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World U19 champion shuttler Tasnim Mir quit school in 7th grade to play badminton

By Poorvi Gupta
January 22, 2022, Updated on : Sat Jan 22 2022 02:16:31 GMT+0000
World U19 champion shuttler Tasnim Mir quit school in 7th grade to play badminton
Gujarat’s Tasnim Mir is the first Indian to become World No. 1 U-19 badminton champion. She talks to HerStory about attaining the top spot, quitting school to play badminton, and gearing up for the senior circuit.
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Recently, Tasnim Mir’s sensational run securing titles in three junior international badminton tournaments earned her the top position in the junior world rankings. Tasnim has become the first Indian to attain the top spot. 


The 16-year-old from Gujarat’s Mehsana district never imagined she could reach such heights within two years since she started playing in the junior circuit.

“After attaining the top position, I realised I have a huge responsibility as the country’s hopes are pinned on me. It has motivated me to perform better, win more medals, and represent my country in the Olympics someday,” Tasnim tells HerStory

In her opinion, she has not achieved something big yet as the senior circuit is much more difficult. She calls this accomplishment “a small step” towards it.

Quitting school to play badminton

The rising shuttler’s stint with badminton began at the age of seven when she used to accompany her father and coach, Irfan Mir, to the stadium. In 11th grade, Tasnim now goes to school to only sit for exams. 

“I quit school in 7th grade as it was getting difficult for me to balance studies and badminton. I was performing well in badminton, so I decided to continue with it. My school has been very supportive, and I only go to give my exams,” she says, adding that she was good in academics when she used to attend school regularly.

However, she says, “There must have been people who thought my father had gone crazy by allowing me to quit school to play badminton, but it was a great decision.”


While in school, Tasnim had to wake up at 5 am to play badminton for two hours and then rush to school at 7.30 am. "It was very difficult. But all that is paying off now since I am achieving good results,” she says. 


One way, Tasnim’s story is similar to the Phogat sisters — their fathers pushed and supported them to take up sports. While Tasnim is coached by Indonesian coach Edwin Iriawan in Guwahati, she says her father remains her coach too.

Tasnim Mir

Tasnim Mir

Although badminton is a popular (recreational) sport in India, Tasnim says, the sport is not as prominent in Mehsana. 


“I don’t think people see it as a sport that they can take up professionally (in my village), but maybe now that a lot of media is covering my story, it can blow up. India already has many sensational badminton players, so the awareness has grown among people,” she says.    

Success and struggles

In 2018, Tasnim played and won her first international tournament, Asian Junior Championship U-15, in Myanmar. “It boosted my confidence as my district people recognised my victory and received me very warmly when I came back after the tournament,” she recollects.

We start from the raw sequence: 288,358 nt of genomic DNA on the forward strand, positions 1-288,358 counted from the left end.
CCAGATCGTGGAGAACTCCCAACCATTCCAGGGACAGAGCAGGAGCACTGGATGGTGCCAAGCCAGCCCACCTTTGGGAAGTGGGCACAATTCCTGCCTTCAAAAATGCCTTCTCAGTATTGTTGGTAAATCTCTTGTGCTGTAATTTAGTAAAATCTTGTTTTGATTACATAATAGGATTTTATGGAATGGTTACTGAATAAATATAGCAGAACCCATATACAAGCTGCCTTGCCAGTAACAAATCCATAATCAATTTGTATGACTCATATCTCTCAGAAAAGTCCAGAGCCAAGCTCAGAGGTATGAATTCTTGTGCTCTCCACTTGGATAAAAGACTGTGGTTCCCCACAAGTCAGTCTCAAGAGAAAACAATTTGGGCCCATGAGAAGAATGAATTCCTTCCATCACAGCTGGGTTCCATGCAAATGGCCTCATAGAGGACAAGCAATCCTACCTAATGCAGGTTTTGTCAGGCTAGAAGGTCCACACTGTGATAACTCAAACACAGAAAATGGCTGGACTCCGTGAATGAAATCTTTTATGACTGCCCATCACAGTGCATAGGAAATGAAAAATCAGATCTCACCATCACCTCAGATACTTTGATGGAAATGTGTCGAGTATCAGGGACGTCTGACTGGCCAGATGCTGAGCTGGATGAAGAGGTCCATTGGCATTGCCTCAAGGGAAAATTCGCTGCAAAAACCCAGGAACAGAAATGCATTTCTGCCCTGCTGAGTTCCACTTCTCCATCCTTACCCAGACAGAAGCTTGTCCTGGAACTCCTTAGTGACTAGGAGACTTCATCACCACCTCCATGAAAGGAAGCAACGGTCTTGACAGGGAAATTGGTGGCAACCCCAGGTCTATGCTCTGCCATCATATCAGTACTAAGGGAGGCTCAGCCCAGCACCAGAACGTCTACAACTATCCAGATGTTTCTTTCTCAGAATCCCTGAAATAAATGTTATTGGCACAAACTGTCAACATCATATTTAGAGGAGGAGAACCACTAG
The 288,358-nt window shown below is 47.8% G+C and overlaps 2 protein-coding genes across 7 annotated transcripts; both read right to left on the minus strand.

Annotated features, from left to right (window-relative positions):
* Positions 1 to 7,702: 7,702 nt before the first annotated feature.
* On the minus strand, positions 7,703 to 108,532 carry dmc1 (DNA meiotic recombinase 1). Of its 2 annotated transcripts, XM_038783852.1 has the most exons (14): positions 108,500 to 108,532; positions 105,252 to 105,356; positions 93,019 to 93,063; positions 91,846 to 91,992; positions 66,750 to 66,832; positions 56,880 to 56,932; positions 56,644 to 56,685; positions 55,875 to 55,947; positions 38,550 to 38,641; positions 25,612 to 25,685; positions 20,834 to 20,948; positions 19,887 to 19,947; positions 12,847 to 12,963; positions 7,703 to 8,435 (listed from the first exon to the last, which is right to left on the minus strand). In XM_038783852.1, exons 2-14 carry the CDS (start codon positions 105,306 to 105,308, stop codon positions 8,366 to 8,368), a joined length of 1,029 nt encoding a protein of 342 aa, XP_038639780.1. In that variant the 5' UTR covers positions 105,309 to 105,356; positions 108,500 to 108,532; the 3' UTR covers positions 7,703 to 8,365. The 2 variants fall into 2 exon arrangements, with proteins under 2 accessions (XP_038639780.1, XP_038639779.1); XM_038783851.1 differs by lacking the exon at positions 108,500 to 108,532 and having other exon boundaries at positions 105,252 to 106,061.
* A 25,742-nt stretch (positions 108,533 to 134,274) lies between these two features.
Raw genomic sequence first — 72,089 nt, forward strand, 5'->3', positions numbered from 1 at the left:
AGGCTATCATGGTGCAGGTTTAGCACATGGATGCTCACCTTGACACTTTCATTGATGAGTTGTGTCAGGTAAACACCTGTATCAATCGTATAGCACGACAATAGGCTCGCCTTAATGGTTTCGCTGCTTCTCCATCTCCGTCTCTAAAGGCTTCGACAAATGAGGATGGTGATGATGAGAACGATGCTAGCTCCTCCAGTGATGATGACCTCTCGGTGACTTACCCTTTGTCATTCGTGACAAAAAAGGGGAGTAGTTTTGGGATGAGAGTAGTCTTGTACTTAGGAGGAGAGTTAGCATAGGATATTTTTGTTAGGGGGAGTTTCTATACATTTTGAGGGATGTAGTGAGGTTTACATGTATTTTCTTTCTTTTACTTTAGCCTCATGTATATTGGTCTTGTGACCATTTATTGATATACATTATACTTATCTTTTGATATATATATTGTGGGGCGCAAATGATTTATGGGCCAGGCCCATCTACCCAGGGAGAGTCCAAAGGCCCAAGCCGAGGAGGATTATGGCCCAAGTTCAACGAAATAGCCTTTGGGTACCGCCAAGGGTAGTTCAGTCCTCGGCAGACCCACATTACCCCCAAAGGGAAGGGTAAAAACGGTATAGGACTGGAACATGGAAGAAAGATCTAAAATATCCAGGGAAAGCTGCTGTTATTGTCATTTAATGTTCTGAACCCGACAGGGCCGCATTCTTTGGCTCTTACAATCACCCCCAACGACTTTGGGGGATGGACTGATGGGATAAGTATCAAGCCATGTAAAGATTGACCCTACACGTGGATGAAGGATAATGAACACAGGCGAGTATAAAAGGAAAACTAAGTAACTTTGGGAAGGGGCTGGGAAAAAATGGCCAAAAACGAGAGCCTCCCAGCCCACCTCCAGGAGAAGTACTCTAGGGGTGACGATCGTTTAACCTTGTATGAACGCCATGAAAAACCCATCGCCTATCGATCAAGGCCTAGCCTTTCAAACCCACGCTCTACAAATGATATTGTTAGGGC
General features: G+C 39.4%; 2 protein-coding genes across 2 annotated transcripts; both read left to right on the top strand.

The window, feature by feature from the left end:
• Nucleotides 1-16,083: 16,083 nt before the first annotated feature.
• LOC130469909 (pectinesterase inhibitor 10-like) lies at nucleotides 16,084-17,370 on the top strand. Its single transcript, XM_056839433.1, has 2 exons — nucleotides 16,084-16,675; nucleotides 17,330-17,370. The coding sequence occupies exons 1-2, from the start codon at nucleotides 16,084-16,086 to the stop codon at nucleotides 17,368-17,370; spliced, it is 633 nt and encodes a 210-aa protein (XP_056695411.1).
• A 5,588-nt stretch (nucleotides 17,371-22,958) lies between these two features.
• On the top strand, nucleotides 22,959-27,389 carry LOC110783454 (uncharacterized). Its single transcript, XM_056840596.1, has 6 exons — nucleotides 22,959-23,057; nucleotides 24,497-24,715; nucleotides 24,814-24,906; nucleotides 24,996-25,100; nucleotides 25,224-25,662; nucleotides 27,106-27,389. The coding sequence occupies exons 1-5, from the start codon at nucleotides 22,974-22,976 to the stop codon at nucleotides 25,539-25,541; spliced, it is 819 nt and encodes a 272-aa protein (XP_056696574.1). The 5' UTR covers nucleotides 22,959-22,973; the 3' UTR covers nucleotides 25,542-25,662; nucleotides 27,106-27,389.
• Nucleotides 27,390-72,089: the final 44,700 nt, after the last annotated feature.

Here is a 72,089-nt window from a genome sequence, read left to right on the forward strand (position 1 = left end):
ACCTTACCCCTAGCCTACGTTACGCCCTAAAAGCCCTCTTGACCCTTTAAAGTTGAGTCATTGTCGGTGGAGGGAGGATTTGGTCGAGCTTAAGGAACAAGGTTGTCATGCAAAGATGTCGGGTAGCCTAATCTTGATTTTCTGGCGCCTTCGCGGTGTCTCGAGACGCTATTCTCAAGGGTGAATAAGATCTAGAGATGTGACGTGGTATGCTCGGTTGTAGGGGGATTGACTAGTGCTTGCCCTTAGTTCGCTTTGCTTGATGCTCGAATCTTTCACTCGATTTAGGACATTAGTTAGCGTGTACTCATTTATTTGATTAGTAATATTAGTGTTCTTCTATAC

In 2019, Tasnim clinched her first U-15 women’s singles title at the U-17 and U-15 Asia Junior Championships after outshining compatriot Tara Shah in the finals.


Last year, the shuttler prodigy won three championships back-to-back — Bulgarian Junior Championship, Alpes International, and Belgian Junior Championship. 


While Tasnim won the Belgium Open, it didn’t come without hardships as she fell sick in the middle of the match. 


Playing tournaments back-to-back took a toll on her health, says Tasnim. “Matches were happening continuously, so I didn’t have a choice but to play. I puked during the second set, and if I had given up at that point, it would have stretched the match unnecessarily, and it would have been difficult for me to fight it,” she adds. 


In the 2021 Thomas and Uber Cup, she defeated Scottish player Lauren Middleton, and gave a tough fight to World No. 32, Thailand's Supanida Katethong.

Tasnim Mir winning a championship

Tasnim Mir winning a championship

The way forward

Recently, Tasnim qualified to play in the senior circuit and is gearing up for the International Challenge in Iran and Uganda in February. While her form in the game is exceptional, Tasnim is focusing on improving her mental fitness for the senior circuit matches. 


“I will be facing high-level players, much older than I am, in the senior circuit. So, if I am mentally strong, I’ll be able to tackle them better,” she says.


Self-admittingly, Tasnim says she used to get disheartened with every failure, but now, she has resolved to take it in her stride and view it as a learning opportunity. 


“I don't like losing, so earlier, I used to cry a lot if I lost a match. Now, I would like to focus on improvement. The right thing would be to analyse where I fell short and how I could improve. If I keep crying about a lost match, that won’t help in any way,” she says.

 

While Tasnim doesn’t have a specific role model, she follows a variety of Indian and international badminton players. However, she looks up to World No. 1 China’s Tai Tzu-Ying for her unique style of deception, which she tries to emulate in her game.


Edited by Suman Singh

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